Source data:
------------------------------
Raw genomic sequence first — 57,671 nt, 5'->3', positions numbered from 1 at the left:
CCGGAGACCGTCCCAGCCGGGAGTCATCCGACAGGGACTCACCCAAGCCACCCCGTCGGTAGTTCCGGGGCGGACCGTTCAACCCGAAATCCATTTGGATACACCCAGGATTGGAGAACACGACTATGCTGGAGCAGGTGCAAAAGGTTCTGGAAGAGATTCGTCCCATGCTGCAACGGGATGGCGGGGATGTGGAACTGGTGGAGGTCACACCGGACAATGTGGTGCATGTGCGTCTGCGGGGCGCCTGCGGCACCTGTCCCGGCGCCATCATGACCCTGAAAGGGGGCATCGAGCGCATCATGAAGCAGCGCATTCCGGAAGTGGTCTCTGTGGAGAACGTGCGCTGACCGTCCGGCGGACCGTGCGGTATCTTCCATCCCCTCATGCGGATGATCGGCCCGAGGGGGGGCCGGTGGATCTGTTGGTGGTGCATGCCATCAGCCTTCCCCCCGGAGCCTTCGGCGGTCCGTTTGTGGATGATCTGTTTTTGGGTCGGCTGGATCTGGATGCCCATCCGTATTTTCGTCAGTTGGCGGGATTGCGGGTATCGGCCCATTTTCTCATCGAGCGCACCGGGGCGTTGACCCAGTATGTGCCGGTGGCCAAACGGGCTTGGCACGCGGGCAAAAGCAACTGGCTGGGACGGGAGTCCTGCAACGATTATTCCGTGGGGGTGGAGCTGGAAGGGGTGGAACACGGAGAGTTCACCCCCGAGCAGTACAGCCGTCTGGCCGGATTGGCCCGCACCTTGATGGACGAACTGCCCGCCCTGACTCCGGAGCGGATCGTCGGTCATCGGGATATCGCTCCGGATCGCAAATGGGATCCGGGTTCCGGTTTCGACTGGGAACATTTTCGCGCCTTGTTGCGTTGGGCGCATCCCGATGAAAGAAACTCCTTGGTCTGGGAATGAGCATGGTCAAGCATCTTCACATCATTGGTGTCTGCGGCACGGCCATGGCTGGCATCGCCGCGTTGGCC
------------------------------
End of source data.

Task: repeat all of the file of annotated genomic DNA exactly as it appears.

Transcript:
Raw genomic sequence first — 57,671 nt, 5'->3', positions numbered from 1 at the left:
CCGGAGACCGTCCCAGCCGGGAGTCATCCGACAGGGACTCACCCAAGCCACCCCGTCGGTAGTTCCGGGGCGGACCGTTCAACCCGAAATCCATTTGGATACACCCAGGATTGGAGAACACGACTATGCTGGAGCAGGTGCAAAAGGTTCTGGAAGAGATTCGTCCCATGCTGCAACGGGATGGCGGGGATGTGGAACTGGTGGAGGTCACACCGGACAATGTGGTGCATGTGCGTCTGCGGGGCGCCTGCGGCACCTGTCCCGGCGCCATCATGACCCTGAAAGGGGGCATCGAGCGCATCATGAAGCAGCGCATTCCGGAAGTGGTCTCTGTGGAGAACGTGCGCTGACCGTCCGGCGGACCGTGCGGTATCTTCCATCCCCTCATGCGGATGATCGGCCCGAGGGGGGGCCGGTGGATCTGTTGGTGGTGCATGCCATCAGCCTTCCCCCCGGAGCCTTCGGCGGTCCGTTTGTGGATGATCTGTTTTTGGGTCGGCTGGATCTGGATGCCCATCCGTATTTTCGTCAGTTGGCGGGATTGCGGGTATCGGCCCATTTTCTCATCGAGCGCACCGGGGCGTTGACCCAGTATGTGCCGGTGGCCAAACGGGCTTGGCACGCGGGCAAAAGCAACTGGCTGGGACGGGAGTCCTGCAACGATTATTCCGTGGGGGTGGAGCTGGAAGGGGTGGAACACGGAGAGTTCACCCCCGAGCAGTACAGCCGTCTGGCCGGATTGGCCCGCACCTTGATGGACGAACTGCCCGCCCTGACTCCGGAGCGGATCGTCGGTCATCGGGATATCGCTCCGGATCGCAAATGGGATCCGGGTTCCGGTTTCGACTGGGAACATTTTCGCGCCTTGTTGCGTTGGGCGCATCCCGATGAAAGAAACTCCTTGGTCTGGGAATGAGCATGGTCAAGCATCTTCACATCATTGGTGTCTGCGGCACGGCCATGGCTGGCATCGCCGCGTTGGCC